It all started back in 1941 when the U.S. government needed a military vehicle, or, as it was known, a general-purpose vehicle. As time went on, the initials GP stuck, thus the name Jeep. In the following 74 years, Jeep Wranglers have evolved into one of the most capable off-road SUVs sold in America.
My review vehicle this week is the Wrangler Unlimited Sahara. The Unlimited designation means it is a 4-door and has a longer wheelbase than the more traditional 2-door Wrangler. Sahara is the trim level, which is next to the top-of-the-line Rubicon, but a step up from the Sport and the Sport S.
There are many choices in the Wrangler line-up, but there are no engine choices, they all have the terrific 3.6-liter V6 Pentastar that puts out 285-horses and has a great reputation for long-term reliability and durability. In fact, Chrysler just produced the 5 millionth V6 Pentastar. All Wranglers are 4-wheel drive, but you do get a choice of either a 6-speed manual transmission, or a somewhat antiquated 5-speed automatic.
My tester is a Sunset Orange Pearl color, which I would not have thought I would like, but with a black top and black interior, it works and is in fact, quite stunning. The 18” wheels and P255 tires look great, the Trail Rated badge is sharp, and the decals look super. Wrangler is one of the most immediately recognized vehicles on the road. One glance at the classic 7-bar grill and you know it is a Jeep.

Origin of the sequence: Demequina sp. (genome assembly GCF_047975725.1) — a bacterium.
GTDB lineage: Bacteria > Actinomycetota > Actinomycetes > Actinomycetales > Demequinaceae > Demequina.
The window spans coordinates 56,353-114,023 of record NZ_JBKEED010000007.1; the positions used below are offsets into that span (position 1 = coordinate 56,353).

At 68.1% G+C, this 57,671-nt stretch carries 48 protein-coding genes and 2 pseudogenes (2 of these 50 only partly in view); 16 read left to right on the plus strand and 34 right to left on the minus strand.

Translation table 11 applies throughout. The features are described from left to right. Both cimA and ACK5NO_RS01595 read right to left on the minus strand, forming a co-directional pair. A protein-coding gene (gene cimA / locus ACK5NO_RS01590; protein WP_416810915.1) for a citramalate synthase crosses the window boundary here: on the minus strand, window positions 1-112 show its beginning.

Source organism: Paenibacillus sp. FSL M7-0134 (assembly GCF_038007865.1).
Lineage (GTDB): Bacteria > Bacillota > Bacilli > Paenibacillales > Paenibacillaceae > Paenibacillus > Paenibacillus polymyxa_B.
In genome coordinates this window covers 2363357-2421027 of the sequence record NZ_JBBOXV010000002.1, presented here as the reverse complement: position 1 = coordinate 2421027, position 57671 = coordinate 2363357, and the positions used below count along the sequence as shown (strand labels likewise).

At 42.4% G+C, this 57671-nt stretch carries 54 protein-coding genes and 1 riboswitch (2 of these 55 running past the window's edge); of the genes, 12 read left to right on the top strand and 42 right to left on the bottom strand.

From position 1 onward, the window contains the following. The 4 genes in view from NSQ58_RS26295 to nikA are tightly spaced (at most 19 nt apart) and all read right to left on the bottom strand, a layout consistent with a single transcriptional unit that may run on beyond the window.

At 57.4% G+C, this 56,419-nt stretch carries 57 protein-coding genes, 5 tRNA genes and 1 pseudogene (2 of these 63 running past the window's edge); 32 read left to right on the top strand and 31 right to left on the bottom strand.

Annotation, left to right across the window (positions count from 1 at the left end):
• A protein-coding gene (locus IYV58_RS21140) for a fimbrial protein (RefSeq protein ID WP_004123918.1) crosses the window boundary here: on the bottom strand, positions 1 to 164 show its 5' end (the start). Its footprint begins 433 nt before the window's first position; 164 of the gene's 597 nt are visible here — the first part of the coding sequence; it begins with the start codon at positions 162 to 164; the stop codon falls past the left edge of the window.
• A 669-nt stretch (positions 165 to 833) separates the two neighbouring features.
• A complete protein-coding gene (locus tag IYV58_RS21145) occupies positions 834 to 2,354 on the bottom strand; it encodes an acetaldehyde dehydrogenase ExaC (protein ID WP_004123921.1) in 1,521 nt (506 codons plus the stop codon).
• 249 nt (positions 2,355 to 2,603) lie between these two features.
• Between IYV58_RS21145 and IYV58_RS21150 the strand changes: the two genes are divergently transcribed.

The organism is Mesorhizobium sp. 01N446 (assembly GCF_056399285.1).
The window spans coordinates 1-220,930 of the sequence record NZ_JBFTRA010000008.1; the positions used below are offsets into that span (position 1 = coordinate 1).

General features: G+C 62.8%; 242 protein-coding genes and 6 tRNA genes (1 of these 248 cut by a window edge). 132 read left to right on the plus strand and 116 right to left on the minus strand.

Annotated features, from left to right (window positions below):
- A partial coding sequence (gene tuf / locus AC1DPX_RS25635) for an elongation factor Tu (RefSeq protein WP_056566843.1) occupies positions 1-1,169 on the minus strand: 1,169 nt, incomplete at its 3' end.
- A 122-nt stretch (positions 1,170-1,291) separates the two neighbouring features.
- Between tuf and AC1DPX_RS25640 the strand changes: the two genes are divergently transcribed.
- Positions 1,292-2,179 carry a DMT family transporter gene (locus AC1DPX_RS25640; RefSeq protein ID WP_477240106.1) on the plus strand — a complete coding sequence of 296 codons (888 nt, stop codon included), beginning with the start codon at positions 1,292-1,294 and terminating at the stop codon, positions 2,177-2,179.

For me, the evolution of the Jeep transformation to a personal use vehicle has taken place on the inside; the exterior has remained true to its roots. Today, you can get a Wrangler that is more than nice, it borders on luxurious.
My review Wrangler has leather seating with beautiful stitching along the edges and the front seats are heated. The seating comes at a cost of $1300 MSRP. The back seat is surprisingly roomy and unlike some previous years, is quite comfortable.
Standard features on the Sahara model include air conditioning, cruise control, power windows and door locks, keyless entry, air conditioning, tilt wheel with audio controls, automatic headlights, fog lights built into the bumper, tubular step bars, the aforementioned wheels, and a 115-volt power outlet.
Options on this one, besides the leather seats, are the Connectivity Group and for $595 retail, you get a nifty vehicle information center that supplies all sorts of information on fuel economy, a digital speedometer, USB port, Bluetooth and music streaming, voice activation, and low tire pressure indicator. The automatic transmission runs $1350, and a 9-speaker Alpine stereo system is $845 and includes a huge, waterproof subwoofer in the rear in case it starts to rain while you are jamming with the top off.
For $1145, you get an updated system that operates off a 6.5” color screen that includes Chrysler’s Uconnect system that features navigation system, SiriusXM radio, a 28-gig hard drive, and a 5-year subscription to Travel Link, which gives you real-time gas prices, sport scores, movie information, stock prices, and weather. For me, this system is the easiest and most intuitive system I have ever used. Continuing on with options, remote start is $495 and the Sunrider soft top runs $500.
Speaking of tops, this is an area where people have a hard time deciding on what to get. Wrangler can be bought with no top, a hardtop, a hardtop painted to match the exterior, or like this one, a Sunrider soft top. This top will open all the way up to make the Wrangler essentially a convertible, or you can partially open it and lock it down for sun to the front seat, front and rear seats both, or you can remove it completely.